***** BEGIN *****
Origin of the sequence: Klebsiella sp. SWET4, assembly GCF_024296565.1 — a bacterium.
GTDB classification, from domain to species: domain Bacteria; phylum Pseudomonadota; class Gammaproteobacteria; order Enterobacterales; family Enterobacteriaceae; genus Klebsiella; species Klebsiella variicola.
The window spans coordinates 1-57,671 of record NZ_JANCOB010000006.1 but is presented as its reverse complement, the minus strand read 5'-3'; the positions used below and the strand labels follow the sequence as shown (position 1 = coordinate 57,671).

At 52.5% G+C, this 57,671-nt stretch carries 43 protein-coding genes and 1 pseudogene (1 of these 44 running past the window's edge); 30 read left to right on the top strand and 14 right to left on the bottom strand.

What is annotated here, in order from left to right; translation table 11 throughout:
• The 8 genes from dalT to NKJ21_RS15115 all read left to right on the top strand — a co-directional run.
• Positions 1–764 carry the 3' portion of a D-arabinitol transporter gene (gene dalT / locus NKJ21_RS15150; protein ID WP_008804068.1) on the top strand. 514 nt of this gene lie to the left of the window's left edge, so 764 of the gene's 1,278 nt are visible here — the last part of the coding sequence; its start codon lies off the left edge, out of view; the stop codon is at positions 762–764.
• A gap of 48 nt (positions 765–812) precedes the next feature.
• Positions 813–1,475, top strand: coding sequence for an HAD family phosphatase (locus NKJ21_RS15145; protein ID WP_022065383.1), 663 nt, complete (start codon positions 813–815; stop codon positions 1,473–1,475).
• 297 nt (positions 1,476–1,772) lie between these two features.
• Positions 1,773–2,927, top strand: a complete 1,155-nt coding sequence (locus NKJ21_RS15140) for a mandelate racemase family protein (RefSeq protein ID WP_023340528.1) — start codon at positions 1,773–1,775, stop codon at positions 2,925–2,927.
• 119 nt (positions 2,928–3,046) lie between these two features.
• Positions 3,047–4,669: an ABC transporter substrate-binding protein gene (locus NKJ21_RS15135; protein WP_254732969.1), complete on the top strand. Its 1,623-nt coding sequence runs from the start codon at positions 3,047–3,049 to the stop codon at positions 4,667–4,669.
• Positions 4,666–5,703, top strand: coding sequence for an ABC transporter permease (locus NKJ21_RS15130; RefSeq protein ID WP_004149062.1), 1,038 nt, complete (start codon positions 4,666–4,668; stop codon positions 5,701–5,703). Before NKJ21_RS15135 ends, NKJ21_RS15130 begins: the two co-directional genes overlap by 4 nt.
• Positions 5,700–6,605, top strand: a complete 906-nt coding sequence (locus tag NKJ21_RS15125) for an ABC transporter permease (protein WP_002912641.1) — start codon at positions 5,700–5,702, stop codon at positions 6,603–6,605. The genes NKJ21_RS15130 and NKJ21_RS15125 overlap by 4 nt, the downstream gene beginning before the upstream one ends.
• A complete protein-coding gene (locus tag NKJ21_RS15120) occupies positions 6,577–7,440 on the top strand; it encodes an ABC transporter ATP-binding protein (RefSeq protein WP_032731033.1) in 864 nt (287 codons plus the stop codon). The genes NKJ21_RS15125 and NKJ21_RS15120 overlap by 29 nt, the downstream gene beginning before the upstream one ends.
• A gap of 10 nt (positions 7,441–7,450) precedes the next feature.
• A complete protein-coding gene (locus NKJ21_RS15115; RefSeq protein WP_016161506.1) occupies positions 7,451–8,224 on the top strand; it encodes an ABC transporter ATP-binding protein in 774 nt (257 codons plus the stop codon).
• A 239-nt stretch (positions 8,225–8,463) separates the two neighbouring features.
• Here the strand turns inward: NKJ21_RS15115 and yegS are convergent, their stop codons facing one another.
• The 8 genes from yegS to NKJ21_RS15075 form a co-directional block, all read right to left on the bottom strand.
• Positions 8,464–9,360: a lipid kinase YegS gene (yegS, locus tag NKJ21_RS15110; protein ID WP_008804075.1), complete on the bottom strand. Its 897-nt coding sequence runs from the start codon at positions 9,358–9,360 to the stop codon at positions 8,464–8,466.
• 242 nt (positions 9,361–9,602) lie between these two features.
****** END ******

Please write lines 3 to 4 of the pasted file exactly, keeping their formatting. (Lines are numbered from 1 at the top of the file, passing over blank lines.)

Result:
The window spans coordinates 1-57,671 of record NZ_JANCOB010000006.1 but is presented as its reverse complement, the minus strand read 5'-3'; the positions used below and the strand labels follow the sequence as shown (position 1 = coordinate 57,671).

At 52.5% G+C, this 57,671-nt stretch carries 43 protein-coding genes and 1 pseudogene (1 of these 44 running past the window's edge); 30 read left to right on the top strand and 14 right to left on the bottom strand.